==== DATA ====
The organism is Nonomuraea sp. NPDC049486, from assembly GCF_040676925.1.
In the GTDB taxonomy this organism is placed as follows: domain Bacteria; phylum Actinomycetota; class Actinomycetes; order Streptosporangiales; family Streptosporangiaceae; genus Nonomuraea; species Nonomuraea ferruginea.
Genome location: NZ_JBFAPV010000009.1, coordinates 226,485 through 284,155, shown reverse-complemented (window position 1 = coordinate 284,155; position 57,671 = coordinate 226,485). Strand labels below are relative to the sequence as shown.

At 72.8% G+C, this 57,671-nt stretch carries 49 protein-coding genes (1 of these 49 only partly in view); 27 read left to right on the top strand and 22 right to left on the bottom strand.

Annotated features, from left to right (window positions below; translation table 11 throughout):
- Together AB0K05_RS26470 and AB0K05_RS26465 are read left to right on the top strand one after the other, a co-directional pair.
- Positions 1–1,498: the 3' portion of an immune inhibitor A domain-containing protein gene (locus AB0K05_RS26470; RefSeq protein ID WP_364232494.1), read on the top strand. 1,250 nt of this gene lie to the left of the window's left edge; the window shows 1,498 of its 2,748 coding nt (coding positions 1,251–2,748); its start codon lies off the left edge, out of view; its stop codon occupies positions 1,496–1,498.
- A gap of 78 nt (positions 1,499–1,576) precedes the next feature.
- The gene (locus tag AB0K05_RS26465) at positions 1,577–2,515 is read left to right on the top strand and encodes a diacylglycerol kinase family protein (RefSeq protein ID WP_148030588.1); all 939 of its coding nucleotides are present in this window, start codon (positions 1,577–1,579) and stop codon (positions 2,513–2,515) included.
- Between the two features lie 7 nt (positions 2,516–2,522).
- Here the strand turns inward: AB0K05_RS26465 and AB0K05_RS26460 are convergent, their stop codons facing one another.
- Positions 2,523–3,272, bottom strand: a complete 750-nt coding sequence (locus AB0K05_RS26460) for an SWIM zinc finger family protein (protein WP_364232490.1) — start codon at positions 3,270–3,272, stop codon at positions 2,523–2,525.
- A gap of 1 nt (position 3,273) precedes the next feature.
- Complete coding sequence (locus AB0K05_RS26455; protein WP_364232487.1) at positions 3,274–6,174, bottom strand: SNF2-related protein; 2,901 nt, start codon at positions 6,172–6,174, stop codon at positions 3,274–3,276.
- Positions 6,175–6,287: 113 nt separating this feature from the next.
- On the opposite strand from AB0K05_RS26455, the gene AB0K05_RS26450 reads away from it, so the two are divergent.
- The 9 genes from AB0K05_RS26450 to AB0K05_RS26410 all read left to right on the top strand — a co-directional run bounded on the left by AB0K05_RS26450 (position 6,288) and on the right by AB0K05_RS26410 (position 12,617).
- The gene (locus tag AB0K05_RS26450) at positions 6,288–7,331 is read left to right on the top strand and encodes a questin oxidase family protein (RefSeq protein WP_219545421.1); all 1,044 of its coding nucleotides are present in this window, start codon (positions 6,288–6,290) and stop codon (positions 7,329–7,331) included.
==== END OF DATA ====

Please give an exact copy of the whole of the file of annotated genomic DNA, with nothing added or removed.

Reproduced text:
The organism is Nonomuraea sp. NPDC049486, from assembly GCF_040676925.1.
In the GTDB taxonomy this organism is placed as follows: domain Bacteria; phylum Actinomycetota; class Actinomycetes; order Streptosporangiales; family Streptosporangiaceae; genus Nonomuraea; species Nonomuraea ferruginea.
Genome location: NZ_JBFAPV010000009.1, coordinates 226,485 through 284,155, shown reverse-complemented (window position 1 = coordinate 284,155; position 57,671 = coordinate 226,485). Strand labels below are relative to the sequence as shown.

At 72.8% G+C, this 57,671-nt stretch carries 49 protein-coding genes (1 of these 49 only partly in view); 27 read left to right on the top strand and 22 right to left on the bottom strand.

Annotated features, from left to right (window positions below; translation table 11 throughout):
- Together AB0K05_RS26470 and AB0K05_RS26465 are read left to right on the top strand one after the other, a co-directional pair.
- Positions 1–1,498: the 3' portion of an immune inhibitor A domain-containing protein gene (locus AB0K05_RS26470; RefSeq protein ID WP_364232494.1), read on the top strand. 1,250 nt of this gene lie to the left of the window's left edge; the window shows 1,498 of its 2,748 coding nt (coding positions 1,251–2,748); its start codon lies off the left edge, out of view; its stop codon occupies positions 1,496–1,498.
- A gap of 78 nt (positions 1,499–1,576) precedes the next feature.
- The gene (locus tag AB0K05_RS26465) at positions 1,577–2,515 is read left to right on the top strand and encodes a diacylglycerol kinase family protein (RefSeq protein ID WP_148030588.1); all 939 of its coding nucleotides are present in this window, start codon (positions 1,577–1,579) and stop codon (positions 2,513–2,515) included.
- Between the two features lie 7 nt (positions 2,516–2,522).
- Here the strand turns inward: AB0K05_RS26465 and AB0K05_RS26460 are convergent, their stop codons facing one another.
- Positions 2,523–3,272, bottom strand: a complete 750-nt coding sequence (locus AB0K05_RS26460) for an SWIM zinc finger family protein (protein WP_364232490.1) — start codon at positions 3,270–3,272, stop codon at positions 2,523–2,525.
- A gap of 1 nt (position 3,273) precedes the next feature.
- Complete coding sequence (locus AB0K05_RS26455; protein WP_364232487.1) at positions 3,274–6,174, bottom strand: SNF2-related protein; 2,901 nt, start codon at positions 6,172–6,174, stop codon at positions 3,274–3,276.
- Positions 6,175–6,287: 113 nt separating this feature from the next.
- On the opposite strand from AB0K05_RS26455, the gene AB0K05_RS26450 reads away from it, so the two are divergent.
- The 9 genes from AB0K05_RS26450 to AB0K05_RS26410 all read left to right on the top strand — a co-directional run bounded on the left by AB0K05_RS26450 (position 6,288) and on the right by AB0K05_RS26410 (position 12,617).
- The gene (locus tag AB0K05_RS26450) at positions 6,288–7,331 is read left to right on the top strand and encodes a questin oxidase family protein (RefSeq protein WP_219545421.1); all 1,044 of its coding nucleotides are present in this window, start codon (positions 6,288–6,290) and stop codon (positions 7,329–7,331) included.